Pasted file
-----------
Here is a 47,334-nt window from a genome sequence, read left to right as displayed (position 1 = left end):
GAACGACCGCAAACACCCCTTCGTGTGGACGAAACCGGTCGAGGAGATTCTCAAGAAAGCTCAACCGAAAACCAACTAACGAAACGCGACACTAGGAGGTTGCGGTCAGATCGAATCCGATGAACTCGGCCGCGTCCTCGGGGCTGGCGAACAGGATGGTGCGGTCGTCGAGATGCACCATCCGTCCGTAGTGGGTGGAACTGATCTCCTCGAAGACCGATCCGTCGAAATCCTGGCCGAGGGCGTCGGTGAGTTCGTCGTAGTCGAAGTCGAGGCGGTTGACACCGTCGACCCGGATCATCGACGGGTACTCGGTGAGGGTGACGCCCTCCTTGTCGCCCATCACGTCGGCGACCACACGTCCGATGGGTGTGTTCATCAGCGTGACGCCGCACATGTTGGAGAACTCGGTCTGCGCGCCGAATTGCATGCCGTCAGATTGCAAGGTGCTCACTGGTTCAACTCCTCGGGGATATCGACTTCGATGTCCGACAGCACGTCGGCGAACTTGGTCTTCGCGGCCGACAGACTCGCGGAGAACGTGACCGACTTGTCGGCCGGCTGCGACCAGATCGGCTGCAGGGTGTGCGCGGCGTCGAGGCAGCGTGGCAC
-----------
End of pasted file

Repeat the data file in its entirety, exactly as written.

Here is a 47,334-nt window from a genome sequence, read left to right as displayed (position 1 = left end):
GAACGACCGCAAACACCCCTTCGTGTGGACGAAACCGGTCGAGGAGATTCTCAAGAAAGCTCAACCGAAAACCAACTAACGAAACGCGACACTAGGAGGTTGCGGTCAGATCGAATCCGATGAACTCGGCCGCGTCCTCGGGGCTGGCGAACAGGATGGTGCGGTCGTCGAGATGCACCATCCGTCCGTAGTGGGTGGAACTGATCTCCTCGAAGACCGATCCGTCGAAATCCTGGCCGAGGGCGTCGGTGAGTTCGTCGTAGTCGAAGTCGAGGCGGTTGACACCGTCGACCCGGATCATCGACGGGTACTCGGTGAGGGTGACGCCCTCCTTGTCGCCCATCACGTCGGCGACCACACGTCCGATGGGTGTGTTCATCAGCGTGACGCCGCACATGTTGGAGAACTCGGTCTGCGCGCCGAATTGCATGCCGTCAGATTGCAAGGTGCTCACTGGTTCAACTCCTCGGGGATATCGACTTCGATGTCCGACAGCACGTCGGCGAACTTGGTCTTCGCGGCCGACAGACTCGCGGAGAACGTGACCGACTTGTCGGCCGGCTGCGACCAGATCGGCTGCAGGGTGTGCGCGGCGTCGAGGCAGCGTGGCAC